Younger infants less than three months of age had higher levels of exclusive breastfeeding (75.3 percent) as compared with the older infants aged three to five months (52.7 percent). Female infants also had higher levels of exclusive breastfeeding (68.4 percent) as compared with male infants (60.8 percent). Approximately 87 percent of the infants were born in Mumbai, and they reported higher rates of exclusive breastfeeding (66.2 percent) as compared to those born outside the city (55.9 percent). Nearly thirty-four percent of all mothers reported giving some form of prelacteal liquid in the first days after birth that was not breastmilk—those who gave prelacteals had lower levels of exclusive breastfeeding (54.7 percent) as compared to those who did not give any (70 percent). Approximately 20 percent of mothers received breastfeeding advice from a government health worker, and 74.2 percent of sampled mothers received home visits by a SNEHA CHW or attended a SNEHA group session. Mothers who reported getting these services from SNEHA had higher exclusive breastfeeding rates as compared with those who did not receive them (66.8 percent versus 57.6 percent).

While the private sector plays an important role in urban informal settlements, women still sought ANC (53.9 percent) and delivered their babies (59.3 percent) in public health facilities. Receiving ANC in a public facility is associated with higher levels of exclusive breastfeeding (70.5 percent) as compared with private sector facilities (58.0 percent). Similarly, giving birth in a public facility is associated with higher rates of exclusive breastfeeding (71.7 percent) as compared to mothers who gave birth in private facilities (55.0 percent).

Multi-level logistic regressions based on endline data indicate that having a normal weight-for-height status (AOR 1.57, 95% CI 1.00, 2.45), as compared with being wasted, and receiving a home visit from a SNEHA CHW or attending a SNEHA group session (AOR 1.67, 95% CI 1.16, 2.41) were associated with significantly higher odds of exclusive breastfeeding status. Being an older infant aged three to five months (AOR 0.34, 95% CI 0.25, 0.48), as compared to less than three months old, and receiving a prelacteal feed (AOR 0.57, 95% CI 0.41, 0.80) were significantly associated with lower odds of exclusively breastfeeding Table 2. The ICC for the AOR model is 0.04, indicating a small clustering effect at the Anganwadi Centre level; this falls within the range observed in a community-based trial to improve maternal and child health in other informal settlements of Mumbai [33].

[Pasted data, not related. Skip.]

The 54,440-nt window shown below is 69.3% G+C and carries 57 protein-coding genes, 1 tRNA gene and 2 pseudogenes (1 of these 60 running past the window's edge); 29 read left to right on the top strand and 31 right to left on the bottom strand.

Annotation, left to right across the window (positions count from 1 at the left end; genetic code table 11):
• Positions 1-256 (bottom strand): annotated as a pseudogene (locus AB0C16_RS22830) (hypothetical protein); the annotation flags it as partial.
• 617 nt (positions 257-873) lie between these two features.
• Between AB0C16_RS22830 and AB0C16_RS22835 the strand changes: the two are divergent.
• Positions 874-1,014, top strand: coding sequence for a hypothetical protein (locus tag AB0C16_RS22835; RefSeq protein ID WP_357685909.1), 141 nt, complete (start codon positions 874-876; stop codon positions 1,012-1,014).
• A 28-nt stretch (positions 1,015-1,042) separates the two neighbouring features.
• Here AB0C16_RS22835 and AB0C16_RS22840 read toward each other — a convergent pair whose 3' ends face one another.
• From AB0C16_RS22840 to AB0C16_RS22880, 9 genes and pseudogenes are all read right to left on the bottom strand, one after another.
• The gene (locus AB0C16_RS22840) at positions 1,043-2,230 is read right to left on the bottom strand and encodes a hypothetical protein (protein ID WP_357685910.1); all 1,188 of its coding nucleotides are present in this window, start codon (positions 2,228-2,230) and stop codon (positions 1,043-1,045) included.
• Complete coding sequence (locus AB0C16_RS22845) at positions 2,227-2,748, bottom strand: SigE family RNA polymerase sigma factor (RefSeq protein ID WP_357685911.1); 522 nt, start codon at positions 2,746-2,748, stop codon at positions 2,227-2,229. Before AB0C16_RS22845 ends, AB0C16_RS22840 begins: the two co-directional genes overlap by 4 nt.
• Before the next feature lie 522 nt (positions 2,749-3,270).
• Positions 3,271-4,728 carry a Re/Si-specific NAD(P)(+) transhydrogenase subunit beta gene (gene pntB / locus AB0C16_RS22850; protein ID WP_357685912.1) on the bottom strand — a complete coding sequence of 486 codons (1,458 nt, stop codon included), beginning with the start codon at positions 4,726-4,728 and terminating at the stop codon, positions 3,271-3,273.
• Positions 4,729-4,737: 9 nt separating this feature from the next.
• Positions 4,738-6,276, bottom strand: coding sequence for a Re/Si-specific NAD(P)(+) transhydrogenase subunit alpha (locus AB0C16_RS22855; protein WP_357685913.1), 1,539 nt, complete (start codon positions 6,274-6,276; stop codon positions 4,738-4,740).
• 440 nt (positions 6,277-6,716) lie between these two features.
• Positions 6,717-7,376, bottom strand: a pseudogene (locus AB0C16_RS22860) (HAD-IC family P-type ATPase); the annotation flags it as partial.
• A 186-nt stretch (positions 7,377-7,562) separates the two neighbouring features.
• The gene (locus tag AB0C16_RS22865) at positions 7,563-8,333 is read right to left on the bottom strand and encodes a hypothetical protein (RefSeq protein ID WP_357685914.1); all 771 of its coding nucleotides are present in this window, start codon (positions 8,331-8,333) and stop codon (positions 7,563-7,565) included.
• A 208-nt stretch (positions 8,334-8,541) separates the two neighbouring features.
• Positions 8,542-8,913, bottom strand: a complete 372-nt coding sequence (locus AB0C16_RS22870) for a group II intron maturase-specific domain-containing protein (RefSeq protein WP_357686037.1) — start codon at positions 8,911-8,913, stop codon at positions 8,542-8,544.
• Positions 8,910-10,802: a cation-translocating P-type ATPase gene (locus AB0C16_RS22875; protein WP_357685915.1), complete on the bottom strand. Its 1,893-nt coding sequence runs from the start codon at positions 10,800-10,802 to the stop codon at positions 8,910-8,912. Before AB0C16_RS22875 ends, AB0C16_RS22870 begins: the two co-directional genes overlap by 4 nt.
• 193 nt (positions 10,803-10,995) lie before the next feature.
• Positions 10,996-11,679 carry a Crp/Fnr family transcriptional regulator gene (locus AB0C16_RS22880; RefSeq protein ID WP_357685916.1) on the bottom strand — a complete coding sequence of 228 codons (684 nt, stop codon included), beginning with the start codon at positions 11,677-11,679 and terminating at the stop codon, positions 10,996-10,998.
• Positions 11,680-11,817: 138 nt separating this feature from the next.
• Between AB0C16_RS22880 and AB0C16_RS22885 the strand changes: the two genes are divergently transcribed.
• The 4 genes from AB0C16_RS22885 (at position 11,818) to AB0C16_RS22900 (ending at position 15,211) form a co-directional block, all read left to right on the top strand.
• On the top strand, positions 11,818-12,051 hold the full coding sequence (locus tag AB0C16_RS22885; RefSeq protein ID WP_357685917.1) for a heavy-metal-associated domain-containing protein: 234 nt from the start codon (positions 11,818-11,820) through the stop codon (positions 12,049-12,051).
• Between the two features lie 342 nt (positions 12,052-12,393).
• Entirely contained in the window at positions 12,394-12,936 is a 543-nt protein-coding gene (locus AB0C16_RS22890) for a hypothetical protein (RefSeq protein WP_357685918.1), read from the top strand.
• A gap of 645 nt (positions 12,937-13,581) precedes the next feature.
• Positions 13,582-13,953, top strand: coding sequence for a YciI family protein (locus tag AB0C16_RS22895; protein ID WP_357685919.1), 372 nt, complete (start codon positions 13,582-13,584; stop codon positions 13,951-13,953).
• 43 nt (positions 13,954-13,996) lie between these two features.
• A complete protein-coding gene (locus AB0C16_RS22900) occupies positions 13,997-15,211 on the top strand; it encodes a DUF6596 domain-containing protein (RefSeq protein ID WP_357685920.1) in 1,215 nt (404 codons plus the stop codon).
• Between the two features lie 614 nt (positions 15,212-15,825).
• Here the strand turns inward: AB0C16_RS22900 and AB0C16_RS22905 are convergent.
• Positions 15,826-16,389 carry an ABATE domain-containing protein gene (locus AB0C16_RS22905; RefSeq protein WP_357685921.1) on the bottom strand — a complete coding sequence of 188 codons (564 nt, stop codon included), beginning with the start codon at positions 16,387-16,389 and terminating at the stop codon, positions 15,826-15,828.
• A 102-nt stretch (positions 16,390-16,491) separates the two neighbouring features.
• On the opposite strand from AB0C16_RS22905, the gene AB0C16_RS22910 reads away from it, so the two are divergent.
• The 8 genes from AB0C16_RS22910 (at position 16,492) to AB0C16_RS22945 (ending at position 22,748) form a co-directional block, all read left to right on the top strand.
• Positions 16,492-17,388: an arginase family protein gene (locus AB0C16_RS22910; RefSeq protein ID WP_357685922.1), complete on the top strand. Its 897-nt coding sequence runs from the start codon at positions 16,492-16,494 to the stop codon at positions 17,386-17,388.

Table 2. Factors associated with exclusive breastfeeding for children under six months of age residing in informal settlements of Mumbai, India.

Program participants' characteristics from the program surveillance data are compared for children under six months of age monitored in utero to those enrolled into the program after birth. For all 3420 infants monitored in the program during the period of study, their last recorded breastfeeding status indicated that 70.3 percent (95% CI 67.2, 73.4) were exclusively breastfeeding. For infants enrolled in utero 76.0 percent (95% CI 72.5, 79.4) were exclusively breastfeeding as compared with 66.3 percent (95% CI 62.8, 70.0) for infants enrolled after birth. The children enrolled after birth are older, with approximately 95 percent in the three to five month age group, than children enrolled in utero, with 85 percent in the three to five month age group. Infants enrolled in utero also come from households with higher levels of home ownership (58.1 percent as compared with 53.8 percent) and lower likelihoods of poverty; 17.5 percent are in the highest likelihood range of poverty as compared with 29.4 percent for those enrolled after birth Table 3.

Table 3. Child, maternal, and socioeconomic characteristics of infants by enrolment status in a community-based child nutrition program in informal settlements of Mumbai, India.